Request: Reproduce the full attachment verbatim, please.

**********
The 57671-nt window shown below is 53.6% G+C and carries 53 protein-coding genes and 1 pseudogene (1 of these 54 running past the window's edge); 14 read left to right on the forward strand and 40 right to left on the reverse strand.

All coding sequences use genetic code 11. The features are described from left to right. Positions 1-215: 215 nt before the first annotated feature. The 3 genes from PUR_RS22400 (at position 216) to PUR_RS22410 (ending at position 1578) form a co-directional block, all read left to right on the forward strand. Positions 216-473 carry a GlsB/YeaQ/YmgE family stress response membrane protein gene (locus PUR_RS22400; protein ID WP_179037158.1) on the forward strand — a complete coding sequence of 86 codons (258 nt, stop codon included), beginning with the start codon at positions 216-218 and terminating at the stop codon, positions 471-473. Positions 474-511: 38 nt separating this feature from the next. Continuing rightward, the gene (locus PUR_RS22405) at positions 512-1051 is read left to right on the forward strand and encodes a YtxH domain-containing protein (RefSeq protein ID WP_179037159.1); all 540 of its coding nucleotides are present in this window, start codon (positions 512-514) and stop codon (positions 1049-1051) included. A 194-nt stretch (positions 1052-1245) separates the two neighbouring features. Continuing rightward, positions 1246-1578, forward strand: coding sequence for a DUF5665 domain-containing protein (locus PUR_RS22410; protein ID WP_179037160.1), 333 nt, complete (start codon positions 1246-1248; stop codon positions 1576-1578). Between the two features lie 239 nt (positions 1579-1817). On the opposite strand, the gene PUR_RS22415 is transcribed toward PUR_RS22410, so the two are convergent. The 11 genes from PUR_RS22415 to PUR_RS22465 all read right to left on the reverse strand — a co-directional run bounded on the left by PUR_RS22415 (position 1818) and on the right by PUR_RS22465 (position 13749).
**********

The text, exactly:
The 57671-nt window shown below is 53.6% G+C and carries 53 protein-coding genes and 1 pseudogene (1 of these 54 running past the window's edge); 14 read left to right on the forward strand and 40 right to left on the reverse strand.

All coding sequences use genetic code 11. The features are described from left to right. Positions 1-215: 215 nt before the first annotated feature. The 3 genes from PUR_RS22400 (at position 216) to PUR_RS22410 (ending at position 1578) form a co-directional block, all read left to right on the forward strand. Positions 216-473 carry a GlsB/YeaQ/YmgE family stress response membrane protein gene (locus PUR_RS22400; protein ID WP_179037158.1) on the forward strand — a complete coding sequence of 86 codons (258 nt, stop codon included), beginning with the start codon at positions 216-218 and terminating at the stop codon, positions 471-473. Positions 474-511: 38 nt separating this feature from the next. Continuing rightward, the gene (locus PUR_RS22405) at positions 512-1051 is read left to right on the forward strand and encodes a YtxH domain-containing protein (RefSeq protein ID WP_179037159.1); all 540 of its coding nucleotides are present in this window, start codon (positions 512-514) and stop codon (positions 1049-1051) included. A 194-nt stretch (positions 1052-1245) separates the two neighbouring features. Continuing rightward, positions 1246-1578, forward strand: coding sequence for a DUF5665 domain-containing protein (locus PUR_RS22410; protein ID WP_179037160.1), 333 nt, complete (start codon positions 1246-1248; stop codon positions 1576-1578). Between the two features lie 239 nt (positions 1579-1817). On the opposite strand, the gene PUR_RS22415 is transcribed toward PUR_RS22410, so the two are convergent. The 11 genes from PUR_RS22415 to PUR_RS22465 all read right to left on the reverse strand — a co-directional run bounded on the left by PUR_RS22415 (position 1818) and on the right by PUR_RS22465 (position 13749).